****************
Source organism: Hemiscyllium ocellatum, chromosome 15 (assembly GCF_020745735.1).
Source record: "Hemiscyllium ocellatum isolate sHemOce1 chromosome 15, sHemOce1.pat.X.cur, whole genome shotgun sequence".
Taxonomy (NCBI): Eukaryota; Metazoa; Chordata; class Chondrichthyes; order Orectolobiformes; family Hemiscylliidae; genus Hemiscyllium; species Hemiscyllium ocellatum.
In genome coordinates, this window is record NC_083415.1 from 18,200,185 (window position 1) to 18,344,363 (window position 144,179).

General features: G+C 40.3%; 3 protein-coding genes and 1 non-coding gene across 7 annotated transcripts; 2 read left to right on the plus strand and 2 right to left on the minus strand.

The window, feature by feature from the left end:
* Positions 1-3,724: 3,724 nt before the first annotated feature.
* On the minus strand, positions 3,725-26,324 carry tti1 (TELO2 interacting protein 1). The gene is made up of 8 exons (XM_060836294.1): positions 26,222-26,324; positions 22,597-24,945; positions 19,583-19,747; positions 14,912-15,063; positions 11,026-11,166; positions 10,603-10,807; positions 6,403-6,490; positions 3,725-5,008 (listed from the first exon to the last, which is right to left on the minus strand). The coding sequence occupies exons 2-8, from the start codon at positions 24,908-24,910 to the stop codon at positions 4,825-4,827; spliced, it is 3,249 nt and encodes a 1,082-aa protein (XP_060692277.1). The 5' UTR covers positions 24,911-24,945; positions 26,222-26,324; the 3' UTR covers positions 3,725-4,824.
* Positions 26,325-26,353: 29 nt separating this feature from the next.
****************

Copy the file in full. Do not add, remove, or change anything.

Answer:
Source organism: Hemiscyllium ocellatum, chromosome 15 (assembly GCF_020745735.1).
Source record: "Hemiscyllium ocellatum isolate sHemOce1 chromosome 15, sHemOce1.pat.X.cur, whole genome shotgun sequence".
Taxonomy (NCBI): Eukaryota; Metazoa; Chordata; class Chondrichthyes; order Orectolobiformes; family Hemiscylliidae; genus Hemiscyllium; species Hemiscyllium ocellatum.
In genome coordinates, this window is record NC_083415.1 from 18,200,185 (window position 1) to 18,344,363 (window position 144,179).

General features: G+C 40.3%; 3 protein-coding genes and 1 non-coding gene across 7 annotated transcripts; 2 read left to right on the plus strand and 2 right to left on the minus strand.

The window, feature by feature from the left end:
* Positions 1-3,724: 3,724 nt before the first annotated feature.
* On the minus strand, positions 3,725-26,324 carry tti1 (TELO2 interacting protein 1). The gene is made up of 8 exons (XM_060836294.1): positions 26,222-26,324; positions 22,597-24,945; positions 19,583-19,747; positions 14,912-15,063; positions 11,026-11,166; positions 10,603-10,807; positions 6,403-6,490; positions 3,725-5,008 (listed from the first exon to the last, which is right to left on the minus strand). The coding sequence occupies exons 2-8, from the start codon at positions 24,908-24,910 to the stop codon at positions 4,825-4,827; spliced, it is 3,249 nt and encodes a 1,082-aa protein (XP_060692277.1). The 5' UTR covers positions 24,911-24,945; positions 26,222-26,324; the 3' UTR covers positions 3,725-4,824.
* Positions 26,325-26,353: 29 nt separating this feature from the next.